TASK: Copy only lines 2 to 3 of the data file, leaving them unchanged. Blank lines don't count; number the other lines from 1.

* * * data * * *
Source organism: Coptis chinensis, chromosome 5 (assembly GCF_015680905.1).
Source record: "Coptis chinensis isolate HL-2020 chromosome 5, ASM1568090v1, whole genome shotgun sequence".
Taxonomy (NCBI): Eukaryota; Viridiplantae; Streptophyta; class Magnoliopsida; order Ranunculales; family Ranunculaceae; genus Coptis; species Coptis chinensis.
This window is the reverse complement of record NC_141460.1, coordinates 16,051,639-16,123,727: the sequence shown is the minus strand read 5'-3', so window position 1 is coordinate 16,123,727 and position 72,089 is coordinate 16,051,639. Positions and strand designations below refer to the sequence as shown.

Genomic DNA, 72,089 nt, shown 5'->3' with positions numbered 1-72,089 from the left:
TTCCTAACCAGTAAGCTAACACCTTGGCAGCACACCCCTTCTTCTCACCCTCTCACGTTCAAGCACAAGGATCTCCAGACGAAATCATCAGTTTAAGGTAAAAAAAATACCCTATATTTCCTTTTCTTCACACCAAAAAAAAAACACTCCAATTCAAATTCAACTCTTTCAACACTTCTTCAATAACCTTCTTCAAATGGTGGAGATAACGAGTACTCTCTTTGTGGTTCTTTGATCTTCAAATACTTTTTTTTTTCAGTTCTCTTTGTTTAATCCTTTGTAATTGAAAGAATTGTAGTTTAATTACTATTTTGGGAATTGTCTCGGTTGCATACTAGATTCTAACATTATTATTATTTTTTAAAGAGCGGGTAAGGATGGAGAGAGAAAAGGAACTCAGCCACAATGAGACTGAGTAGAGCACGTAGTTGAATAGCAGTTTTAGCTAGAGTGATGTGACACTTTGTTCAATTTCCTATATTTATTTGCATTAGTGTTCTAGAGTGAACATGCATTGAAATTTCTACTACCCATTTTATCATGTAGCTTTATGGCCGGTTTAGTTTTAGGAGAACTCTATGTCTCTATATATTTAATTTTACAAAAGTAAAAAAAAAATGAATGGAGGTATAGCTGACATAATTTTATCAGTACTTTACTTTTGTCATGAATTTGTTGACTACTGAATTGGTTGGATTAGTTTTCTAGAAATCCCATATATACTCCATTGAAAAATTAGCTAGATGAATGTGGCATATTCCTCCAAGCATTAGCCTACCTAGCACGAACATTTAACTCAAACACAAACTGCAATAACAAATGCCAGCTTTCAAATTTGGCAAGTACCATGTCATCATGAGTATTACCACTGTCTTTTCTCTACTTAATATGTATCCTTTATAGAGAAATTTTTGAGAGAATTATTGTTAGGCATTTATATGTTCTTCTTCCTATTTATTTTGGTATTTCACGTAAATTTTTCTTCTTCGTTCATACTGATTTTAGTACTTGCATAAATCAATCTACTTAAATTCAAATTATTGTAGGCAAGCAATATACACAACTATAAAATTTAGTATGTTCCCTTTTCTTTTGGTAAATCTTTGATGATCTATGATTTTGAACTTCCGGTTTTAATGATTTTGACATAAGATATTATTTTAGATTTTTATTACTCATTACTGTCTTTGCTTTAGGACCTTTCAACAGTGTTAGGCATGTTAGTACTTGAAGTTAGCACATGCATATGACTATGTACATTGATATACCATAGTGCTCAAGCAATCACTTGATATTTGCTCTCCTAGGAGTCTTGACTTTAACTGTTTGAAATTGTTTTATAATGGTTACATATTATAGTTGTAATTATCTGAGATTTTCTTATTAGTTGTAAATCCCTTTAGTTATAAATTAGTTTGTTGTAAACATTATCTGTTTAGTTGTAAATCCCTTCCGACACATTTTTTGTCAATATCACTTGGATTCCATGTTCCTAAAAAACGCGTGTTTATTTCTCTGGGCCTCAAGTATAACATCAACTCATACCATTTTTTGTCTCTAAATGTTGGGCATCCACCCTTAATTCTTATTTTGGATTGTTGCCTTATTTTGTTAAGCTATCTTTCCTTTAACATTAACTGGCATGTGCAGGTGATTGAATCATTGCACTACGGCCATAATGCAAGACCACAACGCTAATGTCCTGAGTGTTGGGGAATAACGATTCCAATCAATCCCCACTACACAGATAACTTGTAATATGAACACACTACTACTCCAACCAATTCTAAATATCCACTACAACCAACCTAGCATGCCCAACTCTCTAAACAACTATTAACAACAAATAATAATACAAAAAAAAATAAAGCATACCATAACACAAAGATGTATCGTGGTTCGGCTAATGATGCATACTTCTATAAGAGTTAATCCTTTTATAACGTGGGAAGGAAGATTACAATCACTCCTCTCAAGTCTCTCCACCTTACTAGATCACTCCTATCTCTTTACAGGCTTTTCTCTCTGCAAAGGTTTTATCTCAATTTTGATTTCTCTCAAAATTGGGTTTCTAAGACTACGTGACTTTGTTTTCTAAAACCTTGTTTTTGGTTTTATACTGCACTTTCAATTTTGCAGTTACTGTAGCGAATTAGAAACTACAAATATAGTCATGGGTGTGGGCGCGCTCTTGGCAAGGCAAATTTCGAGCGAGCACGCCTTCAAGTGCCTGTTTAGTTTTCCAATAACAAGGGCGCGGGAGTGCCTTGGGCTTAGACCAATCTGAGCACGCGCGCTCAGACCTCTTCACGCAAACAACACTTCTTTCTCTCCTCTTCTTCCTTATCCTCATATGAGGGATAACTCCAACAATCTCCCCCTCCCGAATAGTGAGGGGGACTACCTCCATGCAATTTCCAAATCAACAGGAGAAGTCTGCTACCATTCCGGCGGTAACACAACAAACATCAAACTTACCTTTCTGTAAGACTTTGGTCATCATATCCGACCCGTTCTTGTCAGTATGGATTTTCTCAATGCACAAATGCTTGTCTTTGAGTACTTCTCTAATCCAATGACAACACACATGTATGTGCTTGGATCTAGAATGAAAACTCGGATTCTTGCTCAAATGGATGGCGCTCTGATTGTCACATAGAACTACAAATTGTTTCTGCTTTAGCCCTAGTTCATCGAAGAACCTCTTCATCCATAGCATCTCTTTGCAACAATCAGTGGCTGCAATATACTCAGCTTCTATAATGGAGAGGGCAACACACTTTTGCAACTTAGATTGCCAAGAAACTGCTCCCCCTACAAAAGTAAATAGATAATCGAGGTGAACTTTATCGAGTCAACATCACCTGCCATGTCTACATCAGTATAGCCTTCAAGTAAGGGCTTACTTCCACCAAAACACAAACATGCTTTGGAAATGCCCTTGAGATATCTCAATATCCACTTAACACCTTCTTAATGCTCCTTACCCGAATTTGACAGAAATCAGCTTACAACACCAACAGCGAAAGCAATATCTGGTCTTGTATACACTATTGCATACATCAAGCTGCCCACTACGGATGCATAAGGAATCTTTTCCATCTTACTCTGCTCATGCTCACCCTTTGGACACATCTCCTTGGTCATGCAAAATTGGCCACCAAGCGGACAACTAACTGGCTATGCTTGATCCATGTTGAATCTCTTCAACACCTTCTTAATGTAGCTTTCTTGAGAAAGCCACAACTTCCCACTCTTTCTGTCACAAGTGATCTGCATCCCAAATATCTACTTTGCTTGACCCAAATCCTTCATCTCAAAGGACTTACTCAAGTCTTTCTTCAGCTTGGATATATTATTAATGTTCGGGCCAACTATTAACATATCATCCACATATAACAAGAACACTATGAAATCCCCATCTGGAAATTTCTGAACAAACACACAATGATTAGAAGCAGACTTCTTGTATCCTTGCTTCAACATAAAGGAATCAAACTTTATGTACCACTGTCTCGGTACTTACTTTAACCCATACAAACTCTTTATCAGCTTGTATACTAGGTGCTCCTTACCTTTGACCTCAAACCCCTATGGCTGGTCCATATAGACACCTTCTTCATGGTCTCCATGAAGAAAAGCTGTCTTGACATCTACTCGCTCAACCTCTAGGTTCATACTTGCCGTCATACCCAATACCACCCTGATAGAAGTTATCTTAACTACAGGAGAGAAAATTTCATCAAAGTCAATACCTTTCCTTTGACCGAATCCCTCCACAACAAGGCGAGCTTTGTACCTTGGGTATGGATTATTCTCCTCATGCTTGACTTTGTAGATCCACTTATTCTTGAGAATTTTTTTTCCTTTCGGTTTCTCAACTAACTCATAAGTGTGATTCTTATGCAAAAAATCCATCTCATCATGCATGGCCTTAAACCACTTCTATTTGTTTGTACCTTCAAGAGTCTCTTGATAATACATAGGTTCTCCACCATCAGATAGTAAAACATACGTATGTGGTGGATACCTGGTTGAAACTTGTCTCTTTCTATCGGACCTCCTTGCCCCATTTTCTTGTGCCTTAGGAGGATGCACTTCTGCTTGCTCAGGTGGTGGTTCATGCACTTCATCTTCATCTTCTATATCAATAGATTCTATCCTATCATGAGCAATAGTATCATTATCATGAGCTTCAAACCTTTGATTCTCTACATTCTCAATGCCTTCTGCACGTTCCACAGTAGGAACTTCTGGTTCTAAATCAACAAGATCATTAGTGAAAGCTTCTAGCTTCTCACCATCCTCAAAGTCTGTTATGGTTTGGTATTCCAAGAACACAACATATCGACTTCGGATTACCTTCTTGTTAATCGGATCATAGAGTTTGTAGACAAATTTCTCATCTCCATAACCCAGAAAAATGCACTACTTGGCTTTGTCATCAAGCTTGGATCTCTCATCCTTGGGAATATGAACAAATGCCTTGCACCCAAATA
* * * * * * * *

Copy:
Source record: "Coptis chinensis isolate HL-2020 chromosome 5, ASM1568090v1, whole genome shotgun sequence".
Taxonomy (NCBI): Eukaryota; Viridiplantae; Streptophyta; class Magnoliopsida; order Ranunculales; family Ranunculaceae; genus Coptis; species Coptis chinensis.